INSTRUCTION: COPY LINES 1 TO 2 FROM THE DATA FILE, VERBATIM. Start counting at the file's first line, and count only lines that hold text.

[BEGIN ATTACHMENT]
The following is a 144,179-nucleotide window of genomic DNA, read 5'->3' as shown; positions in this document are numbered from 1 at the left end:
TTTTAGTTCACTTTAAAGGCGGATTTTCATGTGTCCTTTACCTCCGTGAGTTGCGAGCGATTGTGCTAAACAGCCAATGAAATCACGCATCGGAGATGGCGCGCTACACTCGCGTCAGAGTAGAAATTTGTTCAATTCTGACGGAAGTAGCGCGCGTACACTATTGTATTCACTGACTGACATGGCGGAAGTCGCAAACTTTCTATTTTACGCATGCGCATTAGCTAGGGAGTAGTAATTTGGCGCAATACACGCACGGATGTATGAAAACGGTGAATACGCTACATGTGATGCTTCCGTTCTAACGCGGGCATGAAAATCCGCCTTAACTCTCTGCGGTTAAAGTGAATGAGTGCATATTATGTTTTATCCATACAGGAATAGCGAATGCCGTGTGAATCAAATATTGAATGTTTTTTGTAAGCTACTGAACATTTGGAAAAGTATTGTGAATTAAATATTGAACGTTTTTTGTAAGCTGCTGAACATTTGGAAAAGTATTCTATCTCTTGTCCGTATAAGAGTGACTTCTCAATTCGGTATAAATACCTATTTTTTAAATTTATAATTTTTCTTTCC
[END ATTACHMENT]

The following is a 144,179-nucleotide window of genomic DNA, read 5'->3' as shown; positions in this document are numbered from 1 at the left end:
TTTTAGTTCACTTTAAAGGCGGATTTTCATGTGTCCTTTACCTCCGTGAGTTGCGAGCGATTGTGCTAAACAGCCAATGAAATCACGCATCGGAGATGGCGCGCTACACTCGCGTCAGAGTAGAAATTTGTTCAATTCTGACGGAAGTAGCGCGCGTACACTATTGTATTCACTGACTGACATGGCGGAAGTCGCAAACTTTCTATTTTACGCATGCGCATTAGCTAGGGAGTAGTAATTTGGCGCAATACACGCACGGATGTATGAAAACGGTGAATACGCTACATGTGATGCTTCCGTTCTAACGCGGGCATGAAAATCCGCCTTAACTCTCTGCGGTTAAAGTGAATGAGTGCATATTATGTTTTATCCATACAGGAATAGCGAATGCCGTGTGAATCAAATATTGAATGTTTTTTGTAAGCTACTGAACATTTGGAAAAGTATTGTGAATTAAATATTGAACGTTTTTTGTAAGCTGCTGAACATTTGGAAAAGTATTCTATCTCTTGTCCGTATAAGAGTGACTTCTCAATTCGGTATAAATACCTATTTTTTAAATTTATAATTTTTCTTTCC